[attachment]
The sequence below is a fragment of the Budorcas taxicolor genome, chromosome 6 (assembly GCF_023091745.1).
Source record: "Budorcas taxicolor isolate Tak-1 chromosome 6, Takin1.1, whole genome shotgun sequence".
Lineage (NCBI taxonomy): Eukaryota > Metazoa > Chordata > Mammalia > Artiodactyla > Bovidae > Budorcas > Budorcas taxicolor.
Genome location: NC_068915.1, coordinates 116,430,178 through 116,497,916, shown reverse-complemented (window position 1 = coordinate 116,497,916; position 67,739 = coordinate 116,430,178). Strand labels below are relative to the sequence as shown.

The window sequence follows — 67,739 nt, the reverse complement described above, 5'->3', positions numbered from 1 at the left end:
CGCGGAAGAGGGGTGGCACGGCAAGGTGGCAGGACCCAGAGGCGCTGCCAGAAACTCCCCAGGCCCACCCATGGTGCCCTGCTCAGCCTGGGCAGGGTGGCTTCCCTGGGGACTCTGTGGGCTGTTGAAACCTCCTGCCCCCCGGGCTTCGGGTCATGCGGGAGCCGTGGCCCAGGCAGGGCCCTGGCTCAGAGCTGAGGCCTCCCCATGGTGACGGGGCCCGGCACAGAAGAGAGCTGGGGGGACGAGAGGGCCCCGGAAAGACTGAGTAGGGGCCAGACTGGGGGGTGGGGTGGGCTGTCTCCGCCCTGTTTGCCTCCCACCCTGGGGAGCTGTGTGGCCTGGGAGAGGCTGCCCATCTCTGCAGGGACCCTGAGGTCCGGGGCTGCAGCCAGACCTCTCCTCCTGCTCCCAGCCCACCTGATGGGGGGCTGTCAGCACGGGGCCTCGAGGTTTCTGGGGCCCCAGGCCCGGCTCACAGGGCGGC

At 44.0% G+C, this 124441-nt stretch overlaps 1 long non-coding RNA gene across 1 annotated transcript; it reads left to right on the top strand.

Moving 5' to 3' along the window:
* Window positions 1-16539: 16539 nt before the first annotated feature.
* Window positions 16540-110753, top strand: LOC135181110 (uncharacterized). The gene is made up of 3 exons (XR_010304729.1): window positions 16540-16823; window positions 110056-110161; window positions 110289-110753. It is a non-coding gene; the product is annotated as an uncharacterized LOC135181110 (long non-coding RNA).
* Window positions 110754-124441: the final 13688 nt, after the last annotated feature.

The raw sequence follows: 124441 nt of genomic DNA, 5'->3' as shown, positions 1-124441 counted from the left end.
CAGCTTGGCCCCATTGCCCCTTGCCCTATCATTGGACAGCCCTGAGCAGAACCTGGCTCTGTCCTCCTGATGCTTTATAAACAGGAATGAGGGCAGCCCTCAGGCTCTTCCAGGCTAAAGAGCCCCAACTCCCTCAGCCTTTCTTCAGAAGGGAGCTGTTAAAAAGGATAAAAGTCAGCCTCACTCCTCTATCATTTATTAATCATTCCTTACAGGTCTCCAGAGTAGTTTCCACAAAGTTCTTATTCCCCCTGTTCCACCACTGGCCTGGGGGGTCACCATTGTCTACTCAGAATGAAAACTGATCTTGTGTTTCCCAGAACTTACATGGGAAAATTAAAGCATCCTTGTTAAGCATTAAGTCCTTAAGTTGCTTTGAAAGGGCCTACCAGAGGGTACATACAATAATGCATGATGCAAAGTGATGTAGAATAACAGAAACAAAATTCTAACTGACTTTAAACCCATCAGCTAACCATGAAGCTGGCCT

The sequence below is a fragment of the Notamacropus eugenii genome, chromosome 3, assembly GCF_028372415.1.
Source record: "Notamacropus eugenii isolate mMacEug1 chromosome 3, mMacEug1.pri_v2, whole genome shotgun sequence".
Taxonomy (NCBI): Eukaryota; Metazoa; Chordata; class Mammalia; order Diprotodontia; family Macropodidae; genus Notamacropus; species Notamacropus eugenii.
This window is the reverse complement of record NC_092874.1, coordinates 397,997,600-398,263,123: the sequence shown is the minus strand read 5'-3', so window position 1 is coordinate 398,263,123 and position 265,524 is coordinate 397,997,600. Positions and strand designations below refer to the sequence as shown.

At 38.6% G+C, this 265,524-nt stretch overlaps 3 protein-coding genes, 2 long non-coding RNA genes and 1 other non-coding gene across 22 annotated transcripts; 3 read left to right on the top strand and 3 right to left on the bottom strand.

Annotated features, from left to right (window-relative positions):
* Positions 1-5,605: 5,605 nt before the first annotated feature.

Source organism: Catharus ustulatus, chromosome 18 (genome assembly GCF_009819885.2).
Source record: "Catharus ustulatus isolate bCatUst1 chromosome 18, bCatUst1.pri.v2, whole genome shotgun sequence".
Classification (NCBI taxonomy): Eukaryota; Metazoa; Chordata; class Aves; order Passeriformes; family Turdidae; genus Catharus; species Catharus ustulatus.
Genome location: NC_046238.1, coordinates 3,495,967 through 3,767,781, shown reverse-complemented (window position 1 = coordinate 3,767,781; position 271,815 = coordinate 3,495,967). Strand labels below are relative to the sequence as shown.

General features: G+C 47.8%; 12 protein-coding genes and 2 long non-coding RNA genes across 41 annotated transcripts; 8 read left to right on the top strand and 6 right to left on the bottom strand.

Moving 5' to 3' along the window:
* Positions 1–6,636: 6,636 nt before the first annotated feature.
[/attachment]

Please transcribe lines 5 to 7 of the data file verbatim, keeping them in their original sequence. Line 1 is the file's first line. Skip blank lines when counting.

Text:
The window sequence follows — 67,739 nt, the reverse complement described above, 5'->3', positions numbered from 1 at the left end:
CGCGGAAGAGGGGTGGCACGGCAAGGTGGCAGGACCCAGAGGCGCTGCCAGAAACTCCCCAGGCCCACCCATGGTGCCCTGCTCAGCCTGGGCAGGGTGGCTTCCCTGGGGACTCTGTGGGCTGTTGAAACCTCCTGCCCCCCGGGCTTCGGGTCATGCGGGAGCCGTGGCCCAGGCAGGGCCCTGGCTCAGAGCTGAGGCCTCCCCATGGTGACGGGGCCCGGCACAGAAGAGAGCTGGGGGGACGAGAGGGCCCCGGAAAGACTGAGTAGGGGCCAGACTGGGGGGTGGGGTGGGCTGTCTCCGCCCTGTTTGCCTCCCACCCTGGGGAGCTGTGTGGCCTGGGAGAGGCTGCCCATCTCTGCAGGGACCCTGAGGTCCGGGGCTGCAGCCAGACCTCTCCTCCTGCTCCCAGCCCACCTGATGGGGGGCTGTCAGCACGGGGCCTCGAGGTTTCTGGGGCCCCAGGCCCGGCTCACAGGGCGGC

At 44.0% G+C, this 124441-nt stretch overlaps 1 long non-coding RNA gene across 1 annotated transcript; it reads left to right on the top strand.